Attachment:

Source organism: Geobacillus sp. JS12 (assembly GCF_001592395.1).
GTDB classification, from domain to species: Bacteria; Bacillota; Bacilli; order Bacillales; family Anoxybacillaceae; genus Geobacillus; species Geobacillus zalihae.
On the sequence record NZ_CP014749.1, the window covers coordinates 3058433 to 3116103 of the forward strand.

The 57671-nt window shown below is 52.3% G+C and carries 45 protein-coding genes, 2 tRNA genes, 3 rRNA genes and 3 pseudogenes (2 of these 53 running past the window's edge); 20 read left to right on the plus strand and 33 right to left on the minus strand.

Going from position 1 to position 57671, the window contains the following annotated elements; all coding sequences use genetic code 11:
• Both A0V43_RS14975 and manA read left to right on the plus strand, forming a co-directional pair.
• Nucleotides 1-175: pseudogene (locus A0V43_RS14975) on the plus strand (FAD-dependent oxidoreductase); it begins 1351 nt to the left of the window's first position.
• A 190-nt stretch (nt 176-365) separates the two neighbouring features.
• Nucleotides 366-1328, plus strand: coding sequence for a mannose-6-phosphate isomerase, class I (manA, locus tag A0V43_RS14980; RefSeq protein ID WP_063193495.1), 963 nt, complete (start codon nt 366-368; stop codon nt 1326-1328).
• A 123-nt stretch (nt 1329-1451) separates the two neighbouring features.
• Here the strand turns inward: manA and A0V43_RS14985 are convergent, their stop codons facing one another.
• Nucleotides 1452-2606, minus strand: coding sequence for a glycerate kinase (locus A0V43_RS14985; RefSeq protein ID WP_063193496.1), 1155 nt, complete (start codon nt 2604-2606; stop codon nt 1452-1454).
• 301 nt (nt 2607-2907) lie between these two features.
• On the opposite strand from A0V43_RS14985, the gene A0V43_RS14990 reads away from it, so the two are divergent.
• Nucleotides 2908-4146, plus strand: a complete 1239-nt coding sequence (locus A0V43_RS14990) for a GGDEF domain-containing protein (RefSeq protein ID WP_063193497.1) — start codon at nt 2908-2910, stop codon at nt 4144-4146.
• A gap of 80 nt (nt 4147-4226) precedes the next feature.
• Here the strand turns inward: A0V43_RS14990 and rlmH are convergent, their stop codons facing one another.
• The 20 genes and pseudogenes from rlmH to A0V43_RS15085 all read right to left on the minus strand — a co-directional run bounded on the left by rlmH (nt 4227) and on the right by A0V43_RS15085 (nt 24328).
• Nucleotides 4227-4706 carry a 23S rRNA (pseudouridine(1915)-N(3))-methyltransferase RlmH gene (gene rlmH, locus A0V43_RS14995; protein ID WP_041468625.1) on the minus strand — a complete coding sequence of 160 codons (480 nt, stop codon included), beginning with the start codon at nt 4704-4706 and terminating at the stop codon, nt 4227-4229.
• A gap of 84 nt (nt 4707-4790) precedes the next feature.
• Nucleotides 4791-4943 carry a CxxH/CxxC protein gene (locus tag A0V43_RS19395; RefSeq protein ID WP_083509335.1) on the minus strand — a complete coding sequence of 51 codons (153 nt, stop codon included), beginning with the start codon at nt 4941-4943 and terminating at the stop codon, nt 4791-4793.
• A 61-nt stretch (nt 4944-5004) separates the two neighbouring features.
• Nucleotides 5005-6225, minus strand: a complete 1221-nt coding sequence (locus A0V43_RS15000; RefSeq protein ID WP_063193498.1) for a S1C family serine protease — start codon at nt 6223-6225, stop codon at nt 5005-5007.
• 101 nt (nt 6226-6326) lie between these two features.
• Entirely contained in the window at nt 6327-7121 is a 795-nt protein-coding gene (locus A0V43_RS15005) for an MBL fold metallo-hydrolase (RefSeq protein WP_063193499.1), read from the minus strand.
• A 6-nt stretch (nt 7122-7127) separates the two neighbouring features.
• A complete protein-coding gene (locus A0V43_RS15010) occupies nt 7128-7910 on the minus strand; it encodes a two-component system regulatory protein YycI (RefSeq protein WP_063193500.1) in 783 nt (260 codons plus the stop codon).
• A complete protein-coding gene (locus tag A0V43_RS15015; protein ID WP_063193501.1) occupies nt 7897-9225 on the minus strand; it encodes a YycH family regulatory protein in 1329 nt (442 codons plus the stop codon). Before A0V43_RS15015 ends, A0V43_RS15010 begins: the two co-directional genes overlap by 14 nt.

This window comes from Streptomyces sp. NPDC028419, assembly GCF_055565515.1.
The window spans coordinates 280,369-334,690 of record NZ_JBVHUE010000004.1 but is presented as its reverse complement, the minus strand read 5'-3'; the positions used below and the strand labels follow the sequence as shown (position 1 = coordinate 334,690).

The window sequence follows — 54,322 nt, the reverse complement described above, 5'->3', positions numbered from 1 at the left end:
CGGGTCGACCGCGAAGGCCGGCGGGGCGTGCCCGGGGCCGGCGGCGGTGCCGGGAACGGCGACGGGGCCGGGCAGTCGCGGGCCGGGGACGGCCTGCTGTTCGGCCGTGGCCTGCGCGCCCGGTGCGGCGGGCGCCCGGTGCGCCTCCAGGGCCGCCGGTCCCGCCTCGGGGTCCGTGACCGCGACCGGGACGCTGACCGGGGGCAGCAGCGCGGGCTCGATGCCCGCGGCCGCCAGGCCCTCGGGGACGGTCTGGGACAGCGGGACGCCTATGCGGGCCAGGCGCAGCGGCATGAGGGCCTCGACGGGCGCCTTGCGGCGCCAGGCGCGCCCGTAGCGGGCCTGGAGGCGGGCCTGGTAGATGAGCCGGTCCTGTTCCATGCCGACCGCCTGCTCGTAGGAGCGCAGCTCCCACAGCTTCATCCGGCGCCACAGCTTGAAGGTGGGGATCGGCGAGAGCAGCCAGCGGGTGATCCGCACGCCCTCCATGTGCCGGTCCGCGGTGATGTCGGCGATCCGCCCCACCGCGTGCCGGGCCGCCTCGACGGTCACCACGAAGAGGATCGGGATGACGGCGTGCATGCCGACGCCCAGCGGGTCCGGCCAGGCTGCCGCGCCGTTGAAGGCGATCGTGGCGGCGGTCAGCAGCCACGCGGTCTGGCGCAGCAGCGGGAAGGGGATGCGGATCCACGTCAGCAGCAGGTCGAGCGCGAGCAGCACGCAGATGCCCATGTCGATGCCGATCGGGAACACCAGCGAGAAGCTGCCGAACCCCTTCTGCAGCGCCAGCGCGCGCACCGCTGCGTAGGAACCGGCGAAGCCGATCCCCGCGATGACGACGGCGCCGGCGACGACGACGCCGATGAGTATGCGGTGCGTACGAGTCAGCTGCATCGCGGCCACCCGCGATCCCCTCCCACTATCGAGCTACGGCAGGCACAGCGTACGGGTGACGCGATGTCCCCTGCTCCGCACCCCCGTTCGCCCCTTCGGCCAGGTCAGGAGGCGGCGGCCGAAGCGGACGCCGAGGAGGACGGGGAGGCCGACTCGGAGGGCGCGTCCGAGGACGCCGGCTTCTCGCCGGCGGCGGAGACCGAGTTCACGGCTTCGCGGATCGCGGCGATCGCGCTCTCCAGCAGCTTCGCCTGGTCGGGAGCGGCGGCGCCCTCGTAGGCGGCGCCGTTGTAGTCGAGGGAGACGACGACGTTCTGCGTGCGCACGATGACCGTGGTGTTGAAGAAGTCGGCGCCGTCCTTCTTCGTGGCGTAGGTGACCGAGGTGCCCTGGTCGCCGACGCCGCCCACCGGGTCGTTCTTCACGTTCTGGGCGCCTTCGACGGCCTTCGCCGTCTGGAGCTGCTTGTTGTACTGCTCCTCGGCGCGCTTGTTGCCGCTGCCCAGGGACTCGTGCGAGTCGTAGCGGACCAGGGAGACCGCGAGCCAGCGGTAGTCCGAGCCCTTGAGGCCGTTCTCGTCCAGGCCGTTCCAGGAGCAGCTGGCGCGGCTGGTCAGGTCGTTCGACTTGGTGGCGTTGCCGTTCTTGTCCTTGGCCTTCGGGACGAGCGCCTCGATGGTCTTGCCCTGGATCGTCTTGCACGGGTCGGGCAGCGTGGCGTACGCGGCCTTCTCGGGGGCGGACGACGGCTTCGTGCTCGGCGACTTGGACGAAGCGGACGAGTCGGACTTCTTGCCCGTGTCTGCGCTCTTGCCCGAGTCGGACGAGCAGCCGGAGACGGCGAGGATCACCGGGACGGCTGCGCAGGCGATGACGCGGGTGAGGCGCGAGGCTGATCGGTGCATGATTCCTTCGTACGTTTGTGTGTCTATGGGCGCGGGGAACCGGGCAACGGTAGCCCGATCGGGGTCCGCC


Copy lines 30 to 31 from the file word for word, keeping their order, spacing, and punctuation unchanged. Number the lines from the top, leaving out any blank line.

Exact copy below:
The window spans coordinates 280,369-334,690 of record NZ_JBVHUE010000004.1 but is presented as its reverse complement, the minus strand read 5'-3'; the positions used below and the strand labels follow the sequence as shown (position 1 = coordinate 334,690).

The window sequence follows — 54,322 nt, the reverse complement described above, 5'->3', positions numbered from 1 at the left end: